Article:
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Tips For Eye Emergencies

June 17, 2015

We know we don’t want to plan for emergencies to happen, but there’s nothing more important than being prepared in the case they do occur. Eye emergencies can happen anywhere. You could be at home, at work, at school, or doing chores.

Common Occurrences Of Emergency Situations

  • While spring cleaning, cleaning solution gets accidentally sprayed in your eye.
  • Your son is pitching the game of his life until the batter hits a ball directly at his face and his eye is completely swollen shut.
  • A day at the beach turns painful when the wind picks up and the sand gets lodged in your eye causing pain and blurred vision.

Eye Emergencies Can Include:

Eye emergencies range from cuts, scratches, objects in the eye and burns, all that way to chemical exposure, and blunt injuries to the eye or eyelid. An eye emergency, therefore, could be any event where a person’s eyesight is at risk.

It is extremely important to seek medical attention for any eye/eyelid injury or problem.

When To Seek Immediate Care:

Seek IMMEDIATE emergency care if you believe your eyesight is in jeopardy, if you are in severe pain, or if you have any of the following symptoms:

  • Sudden vision loss
  • Pain in or around the eye redness accompanied by pain in the eye.  This could be from an unknown cause or from a blunt injury to the eye area.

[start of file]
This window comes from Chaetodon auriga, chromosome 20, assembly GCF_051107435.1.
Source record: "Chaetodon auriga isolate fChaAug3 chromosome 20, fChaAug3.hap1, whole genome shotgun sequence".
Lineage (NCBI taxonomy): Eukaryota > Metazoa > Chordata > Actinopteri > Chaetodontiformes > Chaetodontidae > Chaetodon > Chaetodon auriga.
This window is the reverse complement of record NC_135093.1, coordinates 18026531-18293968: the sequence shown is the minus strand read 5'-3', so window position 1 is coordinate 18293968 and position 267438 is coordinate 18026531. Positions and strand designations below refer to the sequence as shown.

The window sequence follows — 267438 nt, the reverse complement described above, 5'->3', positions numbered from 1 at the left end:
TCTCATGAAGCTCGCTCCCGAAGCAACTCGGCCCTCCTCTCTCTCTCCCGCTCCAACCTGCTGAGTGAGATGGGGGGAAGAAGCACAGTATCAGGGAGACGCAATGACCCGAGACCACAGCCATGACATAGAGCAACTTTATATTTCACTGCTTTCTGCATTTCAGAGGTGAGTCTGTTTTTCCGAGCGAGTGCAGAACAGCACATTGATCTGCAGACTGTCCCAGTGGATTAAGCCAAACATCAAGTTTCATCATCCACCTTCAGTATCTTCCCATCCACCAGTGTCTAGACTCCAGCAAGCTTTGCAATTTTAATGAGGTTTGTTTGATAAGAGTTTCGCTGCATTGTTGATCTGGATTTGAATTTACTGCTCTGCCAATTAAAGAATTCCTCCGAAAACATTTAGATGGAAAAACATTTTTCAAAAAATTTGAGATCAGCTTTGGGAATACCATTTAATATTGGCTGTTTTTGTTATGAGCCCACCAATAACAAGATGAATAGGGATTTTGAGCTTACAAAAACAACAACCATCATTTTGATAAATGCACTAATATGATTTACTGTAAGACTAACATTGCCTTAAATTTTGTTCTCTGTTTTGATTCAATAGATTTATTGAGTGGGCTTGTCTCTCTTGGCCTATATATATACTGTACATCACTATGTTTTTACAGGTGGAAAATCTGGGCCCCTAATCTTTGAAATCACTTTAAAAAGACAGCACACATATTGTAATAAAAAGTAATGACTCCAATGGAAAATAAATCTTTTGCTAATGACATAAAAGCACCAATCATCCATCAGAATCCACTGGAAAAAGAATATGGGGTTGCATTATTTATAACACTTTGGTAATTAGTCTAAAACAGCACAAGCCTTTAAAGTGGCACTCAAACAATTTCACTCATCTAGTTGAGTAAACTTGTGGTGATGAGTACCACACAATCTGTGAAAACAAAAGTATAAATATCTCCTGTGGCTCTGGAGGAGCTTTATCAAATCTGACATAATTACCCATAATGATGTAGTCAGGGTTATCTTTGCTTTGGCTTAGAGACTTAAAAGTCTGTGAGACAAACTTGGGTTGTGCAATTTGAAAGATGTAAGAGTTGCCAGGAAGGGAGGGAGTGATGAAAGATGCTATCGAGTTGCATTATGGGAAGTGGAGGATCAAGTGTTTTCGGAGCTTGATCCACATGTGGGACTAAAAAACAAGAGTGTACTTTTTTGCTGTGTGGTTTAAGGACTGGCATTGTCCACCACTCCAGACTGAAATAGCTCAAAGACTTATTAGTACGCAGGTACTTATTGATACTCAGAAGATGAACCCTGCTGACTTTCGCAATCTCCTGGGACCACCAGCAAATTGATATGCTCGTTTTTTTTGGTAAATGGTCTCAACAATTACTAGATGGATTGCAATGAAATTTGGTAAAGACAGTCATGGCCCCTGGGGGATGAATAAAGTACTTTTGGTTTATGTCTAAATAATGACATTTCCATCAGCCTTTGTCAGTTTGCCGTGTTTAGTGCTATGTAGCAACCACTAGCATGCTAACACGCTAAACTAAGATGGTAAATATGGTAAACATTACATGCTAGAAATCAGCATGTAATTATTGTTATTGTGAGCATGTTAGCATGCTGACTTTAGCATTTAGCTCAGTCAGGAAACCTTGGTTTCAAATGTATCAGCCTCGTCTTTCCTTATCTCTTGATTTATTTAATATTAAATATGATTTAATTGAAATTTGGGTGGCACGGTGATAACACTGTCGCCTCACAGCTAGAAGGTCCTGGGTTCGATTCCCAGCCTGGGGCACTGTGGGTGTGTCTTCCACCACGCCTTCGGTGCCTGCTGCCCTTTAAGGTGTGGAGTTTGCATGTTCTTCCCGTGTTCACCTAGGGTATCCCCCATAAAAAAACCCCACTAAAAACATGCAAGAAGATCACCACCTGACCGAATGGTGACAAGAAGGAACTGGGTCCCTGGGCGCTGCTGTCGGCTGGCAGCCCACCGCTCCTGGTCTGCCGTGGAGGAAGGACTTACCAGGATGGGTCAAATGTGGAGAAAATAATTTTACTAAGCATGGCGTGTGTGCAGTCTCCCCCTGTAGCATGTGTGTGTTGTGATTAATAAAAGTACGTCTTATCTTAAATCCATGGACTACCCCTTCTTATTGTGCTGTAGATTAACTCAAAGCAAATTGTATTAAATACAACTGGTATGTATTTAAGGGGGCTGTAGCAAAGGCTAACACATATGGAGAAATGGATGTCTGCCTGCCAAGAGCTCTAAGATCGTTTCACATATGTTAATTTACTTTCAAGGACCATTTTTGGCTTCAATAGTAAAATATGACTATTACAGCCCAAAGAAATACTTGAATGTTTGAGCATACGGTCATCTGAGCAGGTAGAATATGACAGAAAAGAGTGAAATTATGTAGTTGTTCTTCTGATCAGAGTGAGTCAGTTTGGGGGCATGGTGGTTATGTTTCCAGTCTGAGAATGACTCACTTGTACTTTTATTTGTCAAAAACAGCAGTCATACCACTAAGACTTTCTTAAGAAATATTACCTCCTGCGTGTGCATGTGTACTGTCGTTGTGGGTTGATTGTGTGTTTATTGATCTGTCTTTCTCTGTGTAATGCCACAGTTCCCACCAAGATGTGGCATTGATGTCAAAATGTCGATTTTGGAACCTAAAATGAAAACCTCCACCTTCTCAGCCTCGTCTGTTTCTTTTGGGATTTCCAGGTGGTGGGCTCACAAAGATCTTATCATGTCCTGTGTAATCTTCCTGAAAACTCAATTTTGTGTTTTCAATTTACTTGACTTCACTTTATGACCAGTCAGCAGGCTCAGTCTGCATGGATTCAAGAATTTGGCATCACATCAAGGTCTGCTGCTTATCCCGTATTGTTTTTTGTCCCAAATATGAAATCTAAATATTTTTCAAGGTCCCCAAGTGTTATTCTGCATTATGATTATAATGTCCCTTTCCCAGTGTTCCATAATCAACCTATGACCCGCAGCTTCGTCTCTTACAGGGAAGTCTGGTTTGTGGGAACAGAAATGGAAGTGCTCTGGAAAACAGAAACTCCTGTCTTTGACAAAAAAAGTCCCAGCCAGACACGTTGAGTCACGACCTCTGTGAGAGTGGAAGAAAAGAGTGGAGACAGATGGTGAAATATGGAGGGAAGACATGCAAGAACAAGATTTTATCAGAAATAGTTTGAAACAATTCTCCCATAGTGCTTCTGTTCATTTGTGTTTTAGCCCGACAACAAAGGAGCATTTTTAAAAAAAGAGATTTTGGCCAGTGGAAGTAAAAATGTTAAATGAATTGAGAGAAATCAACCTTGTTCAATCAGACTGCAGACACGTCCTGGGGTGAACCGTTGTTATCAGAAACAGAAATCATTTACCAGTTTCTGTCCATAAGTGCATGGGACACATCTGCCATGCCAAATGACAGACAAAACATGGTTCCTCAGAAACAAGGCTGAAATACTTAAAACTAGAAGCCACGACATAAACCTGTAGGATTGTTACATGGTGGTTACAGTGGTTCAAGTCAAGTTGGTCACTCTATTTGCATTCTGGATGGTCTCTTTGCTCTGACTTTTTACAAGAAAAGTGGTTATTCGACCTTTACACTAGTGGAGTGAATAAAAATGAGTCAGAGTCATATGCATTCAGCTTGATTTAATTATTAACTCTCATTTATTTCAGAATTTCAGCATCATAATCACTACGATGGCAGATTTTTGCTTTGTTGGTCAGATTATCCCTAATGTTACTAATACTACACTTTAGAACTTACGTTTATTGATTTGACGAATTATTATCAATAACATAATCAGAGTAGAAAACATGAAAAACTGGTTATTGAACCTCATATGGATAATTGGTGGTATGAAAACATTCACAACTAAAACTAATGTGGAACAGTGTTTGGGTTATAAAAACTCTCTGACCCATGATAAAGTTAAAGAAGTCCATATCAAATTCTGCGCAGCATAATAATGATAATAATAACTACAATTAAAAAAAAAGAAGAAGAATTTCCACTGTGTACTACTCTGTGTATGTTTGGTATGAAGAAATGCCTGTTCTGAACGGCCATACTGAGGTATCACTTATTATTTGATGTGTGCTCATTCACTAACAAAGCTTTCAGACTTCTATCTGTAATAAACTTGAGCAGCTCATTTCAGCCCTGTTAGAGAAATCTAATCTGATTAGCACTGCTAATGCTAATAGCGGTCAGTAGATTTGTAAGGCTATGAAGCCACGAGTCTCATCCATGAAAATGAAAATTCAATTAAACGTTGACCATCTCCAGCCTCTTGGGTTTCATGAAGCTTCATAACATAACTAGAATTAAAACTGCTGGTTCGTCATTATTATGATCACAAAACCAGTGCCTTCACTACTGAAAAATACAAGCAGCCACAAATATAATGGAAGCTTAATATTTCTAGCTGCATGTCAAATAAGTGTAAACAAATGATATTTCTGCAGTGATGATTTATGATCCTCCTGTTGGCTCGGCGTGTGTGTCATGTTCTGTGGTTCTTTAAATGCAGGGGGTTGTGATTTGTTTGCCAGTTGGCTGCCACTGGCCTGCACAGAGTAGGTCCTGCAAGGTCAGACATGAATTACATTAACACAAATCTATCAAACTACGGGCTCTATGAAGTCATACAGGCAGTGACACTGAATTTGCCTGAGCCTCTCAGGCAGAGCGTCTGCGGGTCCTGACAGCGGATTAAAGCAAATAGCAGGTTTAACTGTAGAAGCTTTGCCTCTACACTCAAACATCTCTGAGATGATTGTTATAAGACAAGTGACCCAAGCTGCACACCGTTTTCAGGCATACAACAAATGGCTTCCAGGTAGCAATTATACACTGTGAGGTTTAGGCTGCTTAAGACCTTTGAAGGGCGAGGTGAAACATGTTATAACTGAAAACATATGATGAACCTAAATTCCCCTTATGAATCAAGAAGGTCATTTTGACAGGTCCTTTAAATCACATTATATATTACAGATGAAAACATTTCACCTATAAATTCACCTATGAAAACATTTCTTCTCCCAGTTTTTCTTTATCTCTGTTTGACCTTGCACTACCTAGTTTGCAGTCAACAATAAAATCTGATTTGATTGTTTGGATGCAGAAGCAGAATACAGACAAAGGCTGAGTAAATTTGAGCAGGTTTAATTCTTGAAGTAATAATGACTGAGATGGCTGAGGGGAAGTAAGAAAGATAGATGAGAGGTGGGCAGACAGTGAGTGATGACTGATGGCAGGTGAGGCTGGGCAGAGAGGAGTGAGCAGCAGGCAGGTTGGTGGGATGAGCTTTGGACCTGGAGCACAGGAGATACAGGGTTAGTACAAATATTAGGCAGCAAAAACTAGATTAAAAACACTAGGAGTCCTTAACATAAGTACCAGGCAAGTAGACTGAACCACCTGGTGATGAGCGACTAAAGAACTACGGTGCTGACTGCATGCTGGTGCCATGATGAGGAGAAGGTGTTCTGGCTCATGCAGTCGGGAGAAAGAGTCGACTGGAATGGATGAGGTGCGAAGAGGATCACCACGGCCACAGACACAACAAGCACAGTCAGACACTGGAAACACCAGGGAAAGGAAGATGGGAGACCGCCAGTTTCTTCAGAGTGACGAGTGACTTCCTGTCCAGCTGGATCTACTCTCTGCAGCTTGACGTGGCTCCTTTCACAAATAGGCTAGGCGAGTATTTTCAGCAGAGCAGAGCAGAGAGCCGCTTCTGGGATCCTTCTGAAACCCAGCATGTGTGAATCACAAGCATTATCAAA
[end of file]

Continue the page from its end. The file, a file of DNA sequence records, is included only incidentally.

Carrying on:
• Halos (colored circles around lights)
  • New floaters (spots, strings, cobwebs, or shadows before the eyes)
  • Bulging of the eye or swelling of eye tissues.
  • Flashes or streaks of light
  • Double vision
  • Sudden crossed, turned or “wandering” eye
  • Bleeding of the eye. discharge, crusting or excessive tearing
  • Eyelids stuck together, especially upon awakening
  • Stinging or burning in the eye
  • The intense sensation of something in the eye
  • Pupils of unequal size
  • Headaches and strains

Tips from the US National Library of Medicine:

After calling the doctor or ambulance, depending upon the severity of the problem, you may want to consider the following tips from the U.S. National Library of Medicine.

Small Objects In The Eyes

Try not to itch or rub the eye.  Try gently rinsing the object out with water. Seek medical attention to remove the object whether it is large or small.

Chemical Exposure

Flush with cool tap water right away. Turn the person’s head so the injured eye is down and to the side. Holding the eyelid open, allow running water from the faucet to flush the eye for 15 minutes. If the person is wearing contact lenses have them remove them after the water rinse.  Seek medical help right away. Do not delay.

Blunt Force Injury To Eye

Apply a cold compress or eye pack to the area to bring down the swelling.  Seek medical attention to be sure the eye is not injured.